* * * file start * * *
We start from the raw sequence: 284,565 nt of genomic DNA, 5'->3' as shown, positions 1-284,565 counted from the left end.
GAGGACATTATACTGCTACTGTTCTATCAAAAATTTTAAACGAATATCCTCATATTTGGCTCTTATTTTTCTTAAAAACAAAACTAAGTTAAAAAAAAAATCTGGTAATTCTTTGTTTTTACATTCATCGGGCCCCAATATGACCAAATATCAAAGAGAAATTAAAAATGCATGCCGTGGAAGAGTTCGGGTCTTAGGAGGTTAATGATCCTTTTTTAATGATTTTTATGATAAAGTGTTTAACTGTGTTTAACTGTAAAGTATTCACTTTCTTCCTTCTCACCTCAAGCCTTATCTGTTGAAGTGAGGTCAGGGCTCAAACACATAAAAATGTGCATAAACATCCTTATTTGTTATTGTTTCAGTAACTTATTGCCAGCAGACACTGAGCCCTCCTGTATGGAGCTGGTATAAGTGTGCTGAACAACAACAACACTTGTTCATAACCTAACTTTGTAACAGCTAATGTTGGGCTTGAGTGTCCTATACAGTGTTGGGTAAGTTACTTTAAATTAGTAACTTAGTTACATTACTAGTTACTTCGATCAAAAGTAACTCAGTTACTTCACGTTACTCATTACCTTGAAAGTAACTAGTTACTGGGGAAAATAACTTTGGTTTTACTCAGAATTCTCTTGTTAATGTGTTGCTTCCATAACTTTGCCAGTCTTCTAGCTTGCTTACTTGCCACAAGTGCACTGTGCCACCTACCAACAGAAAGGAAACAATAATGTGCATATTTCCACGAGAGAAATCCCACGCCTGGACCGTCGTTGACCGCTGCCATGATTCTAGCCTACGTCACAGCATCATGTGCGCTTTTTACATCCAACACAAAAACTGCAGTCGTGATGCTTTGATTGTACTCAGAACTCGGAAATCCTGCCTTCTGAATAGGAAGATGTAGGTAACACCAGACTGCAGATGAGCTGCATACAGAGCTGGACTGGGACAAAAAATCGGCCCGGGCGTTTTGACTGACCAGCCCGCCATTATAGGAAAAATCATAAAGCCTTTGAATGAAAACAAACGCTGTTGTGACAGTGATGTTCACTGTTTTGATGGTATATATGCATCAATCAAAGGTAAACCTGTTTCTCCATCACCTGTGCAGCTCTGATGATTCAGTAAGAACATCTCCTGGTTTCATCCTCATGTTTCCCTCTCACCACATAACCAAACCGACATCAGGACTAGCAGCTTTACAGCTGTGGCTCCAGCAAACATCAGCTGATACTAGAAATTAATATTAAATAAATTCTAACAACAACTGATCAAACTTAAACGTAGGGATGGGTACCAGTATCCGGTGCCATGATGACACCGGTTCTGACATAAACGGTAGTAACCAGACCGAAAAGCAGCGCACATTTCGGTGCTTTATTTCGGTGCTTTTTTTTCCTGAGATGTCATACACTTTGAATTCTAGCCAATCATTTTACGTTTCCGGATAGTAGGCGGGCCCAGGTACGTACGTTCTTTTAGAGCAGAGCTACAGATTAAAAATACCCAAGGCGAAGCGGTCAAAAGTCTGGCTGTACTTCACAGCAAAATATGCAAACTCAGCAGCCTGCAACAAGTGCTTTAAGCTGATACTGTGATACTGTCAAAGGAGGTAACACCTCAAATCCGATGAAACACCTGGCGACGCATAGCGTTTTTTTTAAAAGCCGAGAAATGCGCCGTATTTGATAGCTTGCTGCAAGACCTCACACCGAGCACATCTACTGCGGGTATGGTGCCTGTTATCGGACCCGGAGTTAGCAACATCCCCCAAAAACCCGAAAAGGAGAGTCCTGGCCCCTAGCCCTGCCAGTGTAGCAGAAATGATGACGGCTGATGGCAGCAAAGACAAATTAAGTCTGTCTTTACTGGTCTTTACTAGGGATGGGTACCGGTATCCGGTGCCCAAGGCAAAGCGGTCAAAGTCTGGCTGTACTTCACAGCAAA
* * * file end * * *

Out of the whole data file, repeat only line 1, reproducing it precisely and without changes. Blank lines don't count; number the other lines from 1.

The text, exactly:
We start from the raw sequence: 284,565 nt of genomic DNA, 5'->3' as shown, positions 1-284,565 counted from the left end.